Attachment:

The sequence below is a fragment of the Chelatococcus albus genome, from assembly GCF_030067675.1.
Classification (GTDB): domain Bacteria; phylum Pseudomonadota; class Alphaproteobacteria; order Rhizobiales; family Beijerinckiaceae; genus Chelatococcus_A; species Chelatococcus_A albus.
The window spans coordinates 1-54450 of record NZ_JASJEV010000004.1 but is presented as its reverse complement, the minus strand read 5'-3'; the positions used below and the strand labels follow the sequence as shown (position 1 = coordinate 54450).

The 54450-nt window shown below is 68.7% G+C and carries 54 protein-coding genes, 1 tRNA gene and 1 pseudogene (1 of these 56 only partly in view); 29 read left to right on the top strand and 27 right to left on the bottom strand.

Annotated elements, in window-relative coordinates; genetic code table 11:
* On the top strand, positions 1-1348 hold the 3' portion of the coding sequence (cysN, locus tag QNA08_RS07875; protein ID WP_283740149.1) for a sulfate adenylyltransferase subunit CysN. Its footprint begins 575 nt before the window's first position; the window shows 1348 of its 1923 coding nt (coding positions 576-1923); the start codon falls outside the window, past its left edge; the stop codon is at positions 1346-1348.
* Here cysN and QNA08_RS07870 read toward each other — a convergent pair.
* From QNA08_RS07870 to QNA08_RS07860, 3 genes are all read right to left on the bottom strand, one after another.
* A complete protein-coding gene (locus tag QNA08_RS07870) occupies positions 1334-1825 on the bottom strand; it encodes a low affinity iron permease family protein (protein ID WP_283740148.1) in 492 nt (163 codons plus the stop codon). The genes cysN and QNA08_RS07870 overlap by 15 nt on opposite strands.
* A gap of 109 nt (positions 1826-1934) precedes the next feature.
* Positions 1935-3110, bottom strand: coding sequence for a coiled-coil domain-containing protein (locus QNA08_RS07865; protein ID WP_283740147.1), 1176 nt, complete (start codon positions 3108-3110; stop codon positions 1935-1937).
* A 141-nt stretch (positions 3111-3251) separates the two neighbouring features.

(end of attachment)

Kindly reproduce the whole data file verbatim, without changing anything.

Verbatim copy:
The sequence below is a fragment of the Chelatococcus albus genome, from assembly GCF_030067675.1.
Classification (GTDB): domain Bacteria; phylum Pseudomonadota; class Alphaproteobacteria; order Rhizobiales; family Beijerinckiaceae; genus Chelatococcus_A; species Chelatococcus_A albus.
The window spans coordinates 1-54450 of record NZ_JASJEV010000004.1 but is presented as its reverse complement, the minus strand read 5'-3'; the positions used below and the strand labels follow the sequence as shown (position 1 = coordinate 54450).

The 54450-nt window shown below is 68.7% G+C and carries 54 protein-coding genes, 1 tRNA gene and 1 pseudogene (1 of these 56 only partly in view); 29 read left to right on the top strand and 27 right to left on the bottom strand.

Annotated elements, in window-relative coordinates; genetic code table 11:
* On the top strand, positions 1-1348 hold the 3' portion of the coding sequence (cysN, locus tag QNA08_RS07875; protein ID WP_283740149.1) for a sulfate adenylyltransferase subunit CysN. Its footprint begins 575 nt before the window's first position; the window shows 1348 of its 1923 coding nt (coding positions 576-1923); the start codon falls outside the window, past its left edge; the stop codon is at positions 1346-1348.
* Here cysN and QNA08_RS07870 read toward each other — a convergent pair.
* From QNA08_RS07870 to QNA08_RS07860, 3 genes are all read right to left on the bottom strand, one after another.
* A complete protein-coding gene (locus tag QNA08_RS07870) occupies positions 1334-1825 on the bottom strand; it encodes a low affinity iron permease family protein (protein ID WP_283740148.1) in 492 nt (163 codons plus the stop codon). The genes cysN and QNA08_RS07870 overlap by 15 nt on opposite strands.
* A gap of 109 nt (positions 1826-1934) precedes the next feature.
* Positions 1935-3110, bottom strand: coding sequence for a coiled-coil domain-containing protein (locus QNA08_RS07865; protein ID WP_283740147.1), 1176 nt, complete (start codon positions 3108-3110; stop codon positions 1935-1937).
* A 141-nt stretch (positions 3111-3251) separates the two neighbouring features.